Over the weekend, I delivered an address on the prospects of democracy in the Arab world, at the annual Lansdowne conference of The Washington Institute for Near East Policy. The question: Should the United States promote liberal democracy in the Arab world after a victory in Iraq? (The presumption: The United States will replace Saddam with some semblance of a pluralistic order.) I answered this question with these questions:
As the United States has just pursued a utopian Middle East peace process to its unintended consequence, it seems to me very appropriate to ask this: does anyone think that our tools of social engineering are any more precise when it comes to the democracy process? Are we so certain of the outcome that we can confidently take a jackhammer not only to the political structures of our enemies, but of our allies as well?
The argument that the removal of Saddam will topple the dominoes of despotism in the Arab world is really a third-tier rationale for war. If you don’t believe that Saddam has operational weapons of mass destruction, and you don’t think he had anything to do with 9/11 or Al-Qaeda, then this rationale is for you: regime change in Iraq will morph into regime change across the Middle East. It’s invoked to bring on board those Americans who can’t imagine resorting to force except in the selfless pursuit of some mission of mercy. The ending of “gender apartheid” in Afghanistan played a similar role in the war against the Taliban.
Frankly, my eyes glaze over when I hear Condoleezza Rice, James Woolsey, and Tom Friedman wax eloquent on the coming “march of democracy” in the Arab world. (Woolsey to James Fallows in the current issue of The Atlantic: “This could be a golden opportunity to begin to change the face of the Arab world. Just as what we did in Germany changed the face of Central and Eastern Europe, here we have got a golden chance.”) As a survivor of the Middle East peace process, which, we were told, would transform Israel, “Palestine,” and Jordan into a Benelux, I smell snake oil. Of all the rationales for war, this one is the least substantial and the most ideological, and those who make it cast doubt on whether they fully understand the regional context in which an Iraq war might be fought.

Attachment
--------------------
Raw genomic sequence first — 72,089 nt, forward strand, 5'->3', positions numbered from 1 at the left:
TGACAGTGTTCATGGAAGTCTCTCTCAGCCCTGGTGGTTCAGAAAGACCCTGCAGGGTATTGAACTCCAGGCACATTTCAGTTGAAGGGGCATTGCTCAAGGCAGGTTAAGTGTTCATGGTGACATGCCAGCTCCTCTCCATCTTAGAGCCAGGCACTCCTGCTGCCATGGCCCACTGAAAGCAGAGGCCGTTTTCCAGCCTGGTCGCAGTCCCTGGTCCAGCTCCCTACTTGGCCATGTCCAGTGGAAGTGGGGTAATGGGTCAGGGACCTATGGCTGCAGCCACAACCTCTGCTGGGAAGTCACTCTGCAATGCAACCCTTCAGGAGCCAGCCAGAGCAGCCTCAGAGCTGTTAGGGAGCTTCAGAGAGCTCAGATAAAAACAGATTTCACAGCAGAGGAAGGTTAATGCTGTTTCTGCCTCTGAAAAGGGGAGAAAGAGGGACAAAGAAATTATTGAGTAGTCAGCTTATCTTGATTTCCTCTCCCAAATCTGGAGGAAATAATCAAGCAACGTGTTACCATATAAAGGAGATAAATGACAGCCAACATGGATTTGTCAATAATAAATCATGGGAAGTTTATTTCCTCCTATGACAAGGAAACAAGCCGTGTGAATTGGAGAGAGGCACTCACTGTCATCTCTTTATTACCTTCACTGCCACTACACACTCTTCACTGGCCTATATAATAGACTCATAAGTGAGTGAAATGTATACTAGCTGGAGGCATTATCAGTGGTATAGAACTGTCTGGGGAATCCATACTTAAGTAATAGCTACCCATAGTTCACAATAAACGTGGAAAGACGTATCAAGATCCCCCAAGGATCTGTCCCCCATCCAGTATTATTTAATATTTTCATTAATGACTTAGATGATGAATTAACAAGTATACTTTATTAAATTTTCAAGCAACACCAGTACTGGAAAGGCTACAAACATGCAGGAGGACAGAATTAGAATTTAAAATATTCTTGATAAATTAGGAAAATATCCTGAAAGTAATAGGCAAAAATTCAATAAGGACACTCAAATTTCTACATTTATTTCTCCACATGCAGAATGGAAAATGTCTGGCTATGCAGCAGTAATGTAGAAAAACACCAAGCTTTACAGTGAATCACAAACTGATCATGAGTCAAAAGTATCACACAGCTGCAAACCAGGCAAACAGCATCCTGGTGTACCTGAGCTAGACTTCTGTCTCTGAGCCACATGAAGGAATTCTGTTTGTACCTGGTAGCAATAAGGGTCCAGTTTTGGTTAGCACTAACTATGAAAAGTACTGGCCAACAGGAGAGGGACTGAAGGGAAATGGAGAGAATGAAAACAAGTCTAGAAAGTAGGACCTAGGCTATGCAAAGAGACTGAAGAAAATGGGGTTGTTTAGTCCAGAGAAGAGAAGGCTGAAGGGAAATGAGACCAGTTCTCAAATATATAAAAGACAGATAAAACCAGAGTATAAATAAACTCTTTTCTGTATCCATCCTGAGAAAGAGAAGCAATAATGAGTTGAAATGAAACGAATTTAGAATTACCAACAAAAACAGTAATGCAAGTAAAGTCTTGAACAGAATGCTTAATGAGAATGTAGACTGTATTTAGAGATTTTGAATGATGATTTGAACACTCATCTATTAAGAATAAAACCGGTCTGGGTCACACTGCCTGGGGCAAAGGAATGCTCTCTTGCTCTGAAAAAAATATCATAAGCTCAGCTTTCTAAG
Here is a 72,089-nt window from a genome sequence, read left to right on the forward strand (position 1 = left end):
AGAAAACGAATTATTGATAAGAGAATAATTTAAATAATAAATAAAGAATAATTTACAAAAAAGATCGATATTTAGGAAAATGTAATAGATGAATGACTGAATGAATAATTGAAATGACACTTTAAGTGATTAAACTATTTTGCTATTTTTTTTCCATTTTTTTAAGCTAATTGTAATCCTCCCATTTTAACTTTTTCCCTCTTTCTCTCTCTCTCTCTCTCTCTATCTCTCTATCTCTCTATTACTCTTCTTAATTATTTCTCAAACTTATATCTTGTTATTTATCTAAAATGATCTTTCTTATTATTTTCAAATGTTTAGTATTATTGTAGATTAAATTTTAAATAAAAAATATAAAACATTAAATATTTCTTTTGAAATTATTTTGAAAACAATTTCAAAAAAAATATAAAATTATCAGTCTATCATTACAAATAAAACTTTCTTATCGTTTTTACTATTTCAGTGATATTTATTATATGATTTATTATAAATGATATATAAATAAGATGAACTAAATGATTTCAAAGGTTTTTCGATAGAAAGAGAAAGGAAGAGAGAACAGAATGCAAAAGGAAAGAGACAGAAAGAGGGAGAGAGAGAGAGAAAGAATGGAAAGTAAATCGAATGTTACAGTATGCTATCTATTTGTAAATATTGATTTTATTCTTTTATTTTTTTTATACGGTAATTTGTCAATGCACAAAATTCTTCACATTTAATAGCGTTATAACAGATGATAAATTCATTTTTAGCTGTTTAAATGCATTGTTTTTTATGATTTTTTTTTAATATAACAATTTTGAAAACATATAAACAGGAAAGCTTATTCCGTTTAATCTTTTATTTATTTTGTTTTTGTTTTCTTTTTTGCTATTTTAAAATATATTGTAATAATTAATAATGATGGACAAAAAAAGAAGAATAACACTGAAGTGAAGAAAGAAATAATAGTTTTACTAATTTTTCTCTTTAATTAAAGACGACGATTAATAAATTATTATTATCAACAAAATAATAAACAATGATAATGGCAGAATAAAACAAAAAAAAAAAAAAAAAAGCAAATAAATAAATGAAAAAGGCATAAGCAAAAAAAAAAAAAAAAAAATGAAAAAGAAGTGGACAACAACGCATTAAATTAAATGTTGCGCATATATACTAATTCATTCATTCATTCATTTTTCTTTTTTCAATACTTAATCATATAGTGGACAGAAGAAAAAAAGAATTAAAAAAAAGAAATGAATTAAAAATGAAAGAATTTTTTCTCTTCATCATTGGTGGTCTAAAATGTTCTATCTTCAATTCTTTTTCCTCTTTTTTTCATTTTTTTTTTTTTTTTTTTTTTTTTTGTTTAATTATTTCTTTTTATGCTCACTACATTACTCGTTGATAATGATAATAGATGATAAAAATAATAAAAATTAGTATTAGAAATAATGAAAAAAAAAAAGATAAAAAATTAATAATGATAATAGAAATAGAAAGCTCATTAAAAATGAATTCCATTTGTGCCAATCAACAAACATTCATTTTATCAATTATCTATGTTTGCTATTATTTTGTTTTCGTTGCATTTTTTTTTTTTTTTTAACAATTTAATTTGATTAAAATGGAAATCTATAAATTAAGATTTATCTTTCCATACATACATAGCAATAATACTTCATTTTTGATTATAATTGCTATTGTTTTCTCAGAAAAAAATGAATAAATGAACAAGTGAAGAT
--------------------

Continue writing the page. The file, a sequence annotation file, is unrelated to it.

I’m not alone in my pessimism. There is a smart piece in The National Interest with the subtitle “Conjuring Arab Democracy,” that ends up here: “Our attitude toward promoting Arab democracy should be likened to playing the lottery: it’s no sin to wager, but it’s unwise to rely for one’s future on winning the jackpot.” A new policy brief from the Carnegie Endowment, with the title “Democratic Mirage in the Middle East,” ends up here: “The United States will be forced to work with existing regimes toward gradual reform—and this is a good thing. If a tidal wave of political change actually came to pass, the United States would not be even remotely prepared to cope with the resulting instability and need for large-scale building of new political systems.”
The Iraq debate should be decided by the consideration of threats, threats, threats. It would be unfortunate were it to be sidetracked by promises, promises, promises.